AUGUSTUS FELECCIA AND JUSTIN T. RESCH, Appellees
LACKAWANNA COLLEGE A/K/A LACKAWANNA JUNIOR COLLEGE, KIM A. MECCA, MARK D. DUDA, WILLIAM E. REISS, DANIEL A. LAMAGNA, KAITLIN M. COYNE AND ALEXIS D. BONISESE, Appellants
ARGUED: December 5, 2018
from the Order of the Superior Court at No. 385 MDA 2016
dated February 24, 2017, reconsideration denied April 26,
2017, Reversing the Judgment of the Lackawanna County Court
of Common Pleas, Civil Division, at No. 12-CV-1960 entered
February 2, 2016 and Remanding for trial.
SAYLOR, C.J., BAER, TODD, DONOHUE, DOUGHERTY, WECHT, MUNDY,
discretionary appeal arising from the dismissal of personal
injury claims on summary judgment, we consider whether the
Superior Court erred in 1) finding a duty of care and 2)
holding a pre-injury waiver signed by student athletes
injured while playing football was not enforceable against
claims of negligence, gross negligence, and recklessness.
After careful review, we affirm the Superior Court's
order only to the extent it reversed the trial court's
entry of summary judgment on the claims of gross negligence
and recklessness, and we remand to the trial court for
further proceedings consistent with this opinion.
Augustus Feleccia and Justin T. Resch, (collectively,
appellees) were student athletes who played football at
Lackawanna Junior College (Lackawanna), a nonprofit junior
college. See Complaint at ¶¶ 29, 30. At
all times relevant to this matter, the following individuals
were employed by Lackawanna and involved in its football
program: (1) Kim A. Mecca, the Athletic Director for
Lackawanna College who oversaw all of Lackawanna's
athletic programs, including the football program (AD Mecca);
(2) Mark D. Duda, the head coach (Coach Duda); (3) William E.
Reiss, an assistant and linebacker coach (Coach Reiss); (4)
Daniel A. Lamagna, an assistant and quarterback coach (Coach
Lamagna); (5) Kaitlin M. Coyne, hired to be an athletic
trainer (Coyne); and (6) Alexis D. Bonisese, hired to be an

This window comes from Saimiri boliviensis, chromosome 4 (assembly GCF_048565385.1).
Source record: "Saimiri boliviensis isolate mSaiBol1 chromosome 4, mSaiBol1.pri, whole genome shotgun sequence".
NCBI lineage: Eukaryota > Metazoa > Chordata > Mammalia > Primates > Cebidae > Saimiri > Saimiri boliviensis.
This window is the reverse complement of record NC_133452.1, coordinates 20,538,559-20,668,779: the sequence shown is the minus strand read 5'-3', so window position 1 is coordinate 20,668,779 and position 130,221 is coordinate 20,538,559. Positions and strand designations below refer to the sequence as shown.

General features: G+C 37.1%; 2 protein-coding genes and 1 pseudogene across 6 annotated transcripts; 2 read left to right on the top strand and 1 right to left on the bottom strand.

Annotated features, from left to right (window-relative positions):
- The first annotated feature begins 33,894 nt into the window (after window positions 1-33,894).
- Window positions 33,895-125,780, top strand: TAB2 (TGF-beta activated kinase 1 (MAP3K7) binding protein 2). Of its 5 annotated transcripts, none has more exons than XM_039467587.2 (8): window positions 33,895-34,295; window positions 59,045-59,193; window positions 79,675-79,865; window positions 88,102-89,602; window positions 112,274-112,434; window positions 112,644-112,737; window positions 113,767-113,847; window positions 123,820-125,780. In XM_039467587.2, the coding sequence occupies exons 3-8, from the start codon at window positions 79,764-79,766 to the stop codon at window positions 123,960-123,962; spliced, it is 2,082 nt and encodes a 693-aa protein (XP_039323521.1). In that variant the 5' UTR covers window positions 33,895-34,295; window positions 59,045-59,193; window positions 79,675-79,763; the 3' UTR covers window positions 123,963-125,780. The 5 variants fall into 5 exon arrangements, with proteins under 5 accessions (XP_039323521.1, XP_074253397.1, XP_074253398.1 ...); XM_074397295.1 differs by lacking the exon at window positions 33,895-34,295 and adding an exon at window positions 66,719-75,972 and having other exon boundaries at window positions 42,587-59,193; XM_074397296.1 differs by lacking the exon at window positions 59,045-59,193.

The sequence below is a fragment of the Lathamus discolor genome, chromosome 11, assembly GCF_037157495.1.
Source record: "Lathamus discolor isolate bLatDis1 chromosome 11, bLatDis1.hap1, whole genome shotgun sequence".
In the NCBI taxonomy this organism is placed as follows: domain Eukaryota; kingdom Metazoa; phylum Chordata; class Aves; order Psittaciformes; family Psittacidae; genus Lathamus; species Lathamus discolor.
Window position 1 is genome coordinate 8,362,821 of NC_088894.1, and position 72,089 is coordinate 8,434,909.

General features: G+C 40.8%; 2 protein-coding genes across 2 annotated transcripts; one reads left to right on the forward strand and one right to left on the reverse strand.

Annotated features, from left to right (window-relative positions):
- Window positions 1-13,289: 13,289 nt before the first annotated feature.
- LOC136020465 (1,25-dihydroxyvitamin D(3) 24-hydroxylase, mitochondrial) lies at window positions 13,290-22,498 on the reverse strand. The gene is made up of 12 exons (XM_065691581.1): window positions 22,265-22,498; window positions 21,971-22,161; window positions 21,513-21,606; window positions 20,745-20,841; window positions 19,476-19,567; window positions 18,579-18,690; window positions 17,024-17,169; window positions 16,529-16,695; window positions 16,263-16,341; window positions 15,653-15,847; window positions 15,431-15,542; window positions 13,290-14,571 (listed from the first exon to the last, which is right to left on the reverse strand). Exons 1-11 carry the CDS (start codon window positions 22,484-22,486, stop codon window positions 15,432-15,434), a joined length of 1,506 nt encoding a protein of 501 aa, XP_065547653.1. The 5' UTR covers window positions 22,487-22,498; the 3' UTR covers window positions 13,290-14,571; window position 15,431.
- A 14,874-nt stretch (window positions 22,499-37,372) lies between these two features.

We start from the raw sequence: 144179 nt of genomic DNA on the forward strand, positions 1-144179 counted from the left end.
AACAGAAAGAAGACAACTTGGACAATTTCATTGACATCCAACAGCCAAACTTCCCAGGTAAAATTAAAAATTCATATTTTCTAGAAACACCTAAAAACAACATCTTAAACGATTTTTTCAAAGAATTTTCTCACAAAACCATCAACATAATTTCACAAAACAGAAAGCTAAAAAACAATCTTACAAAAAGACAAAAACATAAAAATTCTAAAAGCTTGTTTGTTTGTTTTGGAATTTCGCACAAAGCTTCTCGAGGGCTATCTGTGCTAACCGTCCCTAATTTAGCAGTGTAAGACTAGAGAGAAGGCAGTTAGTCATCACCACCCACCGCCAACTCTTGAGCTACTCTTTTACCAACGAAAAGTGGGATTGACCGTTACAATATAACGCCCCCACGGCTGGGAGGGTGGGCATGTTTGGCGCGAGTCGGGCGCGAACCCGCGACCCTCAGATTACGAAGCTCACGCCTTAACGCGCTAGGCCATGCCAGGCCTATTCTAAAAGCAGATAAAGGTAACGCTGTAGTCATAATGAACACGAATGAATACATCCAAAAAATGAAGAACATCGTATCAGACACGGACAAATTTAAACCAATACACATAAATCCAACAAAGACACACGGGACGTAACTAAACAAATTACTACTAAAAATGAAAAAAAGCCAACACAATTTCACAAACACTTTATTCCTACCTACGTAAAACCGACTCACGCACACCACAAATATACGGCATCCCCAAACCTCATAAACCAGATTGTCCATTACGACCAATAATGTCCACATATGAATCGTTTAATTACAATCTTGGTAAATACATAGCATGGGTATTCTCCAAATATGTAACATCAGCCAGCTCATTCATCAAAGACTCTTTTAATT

athletic trainer (Bonisese) (collectively with Lackawanna
referred to as appellants). Id. at
¶¶31-34, 40, 41, 43, 44.
had customarily employed two athletic trainers to support the
football program. However, both athletic trainers
resigned in the summer of 2009 and AD Mecca advertised two
job openings for the position of athletic trainer. AD Mecca
received applications from Coyne and Bonisese, recent
graduates of Marywood University who had obtained Bachelor of
Science degrees in Athletic Training. AD Mecca conducted
telephone interviews with Coyne and Bonisese for the open
athletic trainer positions at Lackawanna. See Feleccia v.
Lackawanna College, 156 A.3d 1200, 1203 (Pa. Super.
time she applied and interviewed for the Lackawanna position,
Coyne had not yet passed the athletic trainer certification
exam, which she took for the first time on July 25, 2009, and
was therefore not licensed by the Board. Bonisese was also
not licensed, having failed the exam on her first attempt,
and still awaiting the results of her second attempt when she
applied and interviewed for the Lackawanna position.
Nevertheless, Lackawanna hired both Coyne and Bonisese in
August 2009 with the expectation they would serve as athletic
trainers, pending receipt of their exam results, and both
women signed "athletic trainer" job descriptions.
Id. After starting their employment at Lackawanna,
Coyne and Bonisese both learned they did not pass the
athletic trainer certification exam. Coyne informed AD Mecca
of her test results, and AD Mecca also learned Bonisese had
failed her second attempt at certification. Id. at
Mecca retitled the positions held by Coyne and Bonisese from
"athletic trainers" to "first
responders." Id. at 1204. AD Mecca notified
Coyne and Bonisese via email and written correspondence that
due to their failure to pass the certification exam, they
would function as "first responders" instead of
"athletic trainers." However, neither Coyne nor
Bonisese executed new job descriptions, despite never
achieving the credentials included in the athletic trainer
job descriptions they did sign. Appellants were also aware
the qualifications of their new hires was called into
question by their college professors and clinic supervisors.
See Id. More specifically, Shelby Yeager, a
professor for Coyne and Bonisese during their undergraduate
studies, communicated to AD Mecca her opinion that Coyne and
Bonisese were impermissibly providing athletic training
services in September 2009. Professor Yeager was aware
Lackawanna did not have any full-time athletic trainers on
staff and noted Coyne and Bonisese, as
recent graduates, were inexperienced and did not have the
required Board license. Professor Yeager stated that Coyne in
particular was "ill-equipped to handle the rigors of a
contact sport (like football) as an athletic trainer on her
own regardless of whether she managed to pass [the
certification] exam and obtain her state license."
Id., quoting Affidavit of Shelby Yeager.
With regard to Bonisese, Bryan Laurie, who supervised her as
a student, rated her performance as "below
average/poor" and provided his assessment that she was